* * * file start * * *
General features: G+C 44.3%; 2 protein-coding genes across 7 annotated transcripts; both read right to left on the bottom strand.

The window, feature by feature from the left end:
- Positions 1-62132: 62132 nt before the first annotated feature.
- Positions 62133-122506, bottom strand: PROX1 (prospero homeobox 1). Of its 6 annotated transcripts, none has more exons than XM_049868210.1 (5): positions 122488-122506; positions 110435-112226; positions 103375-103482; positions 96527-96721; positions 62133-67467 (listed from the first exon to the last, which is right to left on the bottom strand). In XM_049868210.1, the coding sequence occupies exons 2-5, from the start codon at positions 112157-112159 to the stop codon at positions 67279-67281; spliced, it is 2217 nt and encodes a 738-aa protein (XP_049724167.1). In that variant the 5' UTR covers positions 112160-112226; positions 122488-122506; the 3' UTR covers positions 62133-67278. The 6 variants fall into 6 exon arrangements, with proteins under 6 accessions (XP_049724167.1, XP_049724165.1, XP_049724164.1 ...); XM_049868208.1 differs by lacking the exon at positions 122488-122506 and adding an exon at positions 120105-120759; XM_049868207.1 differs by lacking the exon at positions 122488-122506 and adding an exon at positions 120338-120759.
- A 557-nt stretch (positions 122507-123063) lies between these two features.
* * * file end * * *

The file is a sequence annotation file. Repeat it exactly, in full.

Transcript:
General features: G+C 44.3%; 2 protein-coding genes across 7 annotated transcripts; both read right to left on the bottom strand.

The window, feature by feature from the left end:
- Positions 1-62132: 62132 nt before the first annotated feature.
- Positions 62133-122506, bottom strand: PROX1 (prospero homeobox 1). Of its 6 annotated transcripts, none has more exons than XM_049868210.1 (5): positions 122488-122506; positions 110435-112226; positions 103375-103482; positions 96527-96721; positions 62133-67467 (listed from the first exon to the last, which is right to left on the bottom strand). In XM_049868210.1, the coding sequence occupies exons 2-5, from the start codon at positions 112157-112159 to the stop codon at positions 67279-67281; spliced, it is 2217 nt and encodes a 738-aa protein (XP_049724167.1). In that variant the 5' UTR covers positions 112160-112226; positions 122488-122506; the 3' UTR covers positions 62133-67278. The 6 variants fall into 6 exon arrangements, with proteins under 6 accessions (XP_049724167.1, XP_049724165.1, XP_049724164.1 ...); XM_049868208.1 differs by lacking the exon at positions 122488-122506 and adding an exon at positions 120105-120759; XM_049868207.1 differs by lacking the exon at positions 122488-122506 and adding an exon at positions 120338-120759.
- A 557-nt stretch (positions 122507-123063) lies between these two features.